Australia's Own Cold War

Australia's Own Cold War

The Waterfront Under Menzies

Book - 2006
Rate this:
From the national maritime strike of 1890 to the violent dockside clashes of 1998, the waterfront has loomed large as a key battle site in Australian industrial relations. After Robert Menzies was swept to power on a wave of anti-communist sentiment in 1949, it emerged as the nation's own Cold War frontline.
By 1950, Australia's wharves were plagued by problems, including inefficient management, backward methods and archaic equipment. As on-going hostility between waterside workers and employers erupted in conflicts over pay and conditions, the government did not hesitate to play on public paranoia. All problems, it claimed, were caused by Kremlin-controlled union leaders intent on crippling the Australian economy. Allegations abounded that wharfies were involved in a communist take-over plot, that their overtime bans were planned in Moscow, that they might plant atomic bombs in Australian ports. But what were the real issues? Tom Sheridan goes beyond the propaganda of the era to reveal for the first time the true causes of waterfront unrest. He depicts the distinctive cultures of shipowners and wharfies and explores the complex role played by government through the relationships between Menzies and his labour ministers, Harold Holt and Billy McMahon. In a compelling story of strikes, lockouts, troop intervention, ASIO surveillance and secret plots and counter-plots, Sheridan vividly captures the drama of the waterfront under Menzies.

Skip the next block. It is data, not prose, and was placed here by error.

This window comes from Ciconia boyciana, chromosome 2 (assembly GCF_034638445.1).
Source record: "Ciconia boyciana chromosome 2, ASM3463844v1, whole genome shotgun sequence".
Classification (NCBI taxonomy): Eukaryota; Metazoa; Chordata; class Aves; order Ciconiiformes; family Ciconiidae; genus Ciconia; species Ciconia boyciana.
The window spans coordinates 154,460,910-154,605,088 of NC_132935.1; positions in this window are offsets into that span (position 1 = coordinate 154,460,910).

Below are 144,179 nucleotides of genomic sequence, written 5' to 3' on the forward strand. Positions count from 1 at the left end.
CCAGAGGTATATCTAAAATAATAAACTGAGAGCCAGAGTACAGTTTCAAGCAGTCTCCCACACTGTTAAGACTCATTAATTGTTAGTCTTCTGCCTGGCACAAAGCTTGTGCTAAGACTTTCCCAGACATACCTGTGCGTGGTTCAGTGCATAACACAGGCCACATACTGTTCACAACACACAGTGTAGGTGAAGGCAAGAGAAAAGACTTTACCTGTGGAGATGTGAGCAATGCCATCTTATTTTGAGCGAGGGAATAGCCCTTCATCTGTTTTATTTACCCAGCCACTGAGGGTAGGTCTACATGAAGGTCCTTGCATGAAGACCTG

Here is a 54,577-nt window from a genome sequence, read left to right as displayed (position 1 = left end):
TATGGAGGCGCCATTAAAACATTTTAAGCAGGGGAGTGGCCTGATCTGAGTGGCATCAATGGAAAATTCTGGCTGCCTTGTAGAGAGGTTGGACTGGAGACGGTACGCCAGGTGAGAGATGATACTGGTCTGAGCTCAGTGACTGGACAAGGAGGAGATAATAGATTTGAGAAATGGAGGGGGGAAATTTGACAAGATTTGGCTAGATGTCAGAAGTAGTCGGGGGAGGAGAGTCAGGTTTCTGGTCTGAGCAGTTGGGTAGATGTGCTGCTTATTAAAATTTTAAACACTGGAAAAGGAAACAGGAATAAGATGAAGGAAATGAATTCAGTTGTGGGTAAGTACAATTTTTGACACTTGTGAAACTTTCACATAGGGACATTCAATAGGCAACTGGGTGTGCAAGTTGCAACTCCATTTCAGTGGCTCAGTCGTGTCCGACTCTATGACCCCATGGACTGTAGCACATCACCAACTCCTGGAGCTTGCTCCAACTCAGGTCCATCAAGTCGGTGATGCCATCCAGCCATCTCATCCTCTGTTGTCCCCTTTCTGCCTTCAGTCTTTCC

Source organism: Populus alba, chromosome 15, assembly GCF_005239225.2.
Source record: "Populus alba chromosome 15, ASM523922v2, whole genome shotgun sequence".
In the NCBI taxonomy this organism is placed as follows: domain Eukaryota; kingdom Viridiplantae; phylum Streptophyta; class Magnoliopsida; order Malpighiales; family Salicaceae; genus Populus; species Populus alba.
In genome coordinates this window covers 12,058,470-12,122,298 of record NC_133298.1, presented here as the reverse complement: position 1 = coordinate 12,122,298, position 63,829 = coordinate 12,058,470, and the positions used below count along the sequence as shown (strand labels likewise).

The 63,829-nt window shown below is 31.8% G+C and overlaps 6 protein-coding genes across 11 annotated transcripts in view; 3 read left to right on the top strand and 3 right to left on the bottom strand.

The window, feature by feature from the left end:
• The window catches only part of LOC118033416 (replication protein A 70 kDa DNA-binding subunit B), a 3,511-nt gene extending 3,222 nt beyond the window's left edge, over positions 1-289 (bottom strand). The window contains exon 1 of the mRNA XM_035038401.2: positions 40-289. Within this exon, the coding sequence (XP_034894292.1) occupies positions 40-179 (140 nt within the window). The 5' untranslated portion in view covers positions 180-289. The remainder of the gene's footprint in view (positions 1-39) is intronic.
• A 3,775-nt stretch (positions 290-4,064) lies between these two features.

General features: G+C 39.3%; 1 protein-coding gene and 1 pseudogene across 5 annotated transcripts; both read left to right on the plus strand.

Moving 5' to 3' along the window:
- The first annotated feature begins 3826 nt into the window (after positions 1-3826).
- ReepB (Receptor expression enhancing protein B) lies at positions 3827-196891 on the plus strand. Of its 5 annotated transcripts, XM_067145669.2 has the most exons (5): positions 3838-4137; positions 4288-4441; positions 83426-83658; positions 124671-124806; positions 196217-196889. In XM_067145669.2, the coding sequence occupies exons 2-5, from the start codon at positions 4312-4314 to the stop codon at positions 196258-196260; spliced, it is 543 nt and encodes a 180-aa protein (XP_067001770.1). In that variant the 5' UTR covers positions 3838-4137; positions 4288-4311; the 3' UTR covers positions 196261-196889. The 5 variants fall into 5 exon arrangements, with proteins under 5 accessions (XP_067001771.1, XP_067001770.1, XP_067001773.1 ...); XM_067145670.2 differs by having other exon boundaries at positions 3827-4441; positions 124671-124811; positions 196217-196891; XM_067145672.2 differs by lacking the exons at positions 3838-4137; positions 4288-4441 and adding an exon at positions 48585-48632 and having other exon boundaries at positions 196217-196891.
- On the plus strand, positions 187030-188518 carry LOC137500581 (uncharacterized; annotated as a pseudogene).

Publisher: Melbourne University Press,� Carlton, Vic. : 2006
ISBN: 9780522853858
0522853854
Branch Call Number: ANF 331.890413871 SHER
Characteristics: xiv, 391 p. ; 24 cm

Opinion

From the critics


Community Activity

Comment

Add a Comment

There are no comments for this title yet.

Age Suitability

Add Age Suitability

There are no age suitabilities for this title yet.

Summary

Add a Summary

There are no summaries for this title yet.

Notices

Add Notices

There are no notices for this title yet.

Quotes

Add a Quote

There are no quotes for this title yet.

Explore Further

Browse by Call Number

Recommendations

Subject Headings

  Loading...

Find it at LCCL

  Loading...
[]
[]
To Top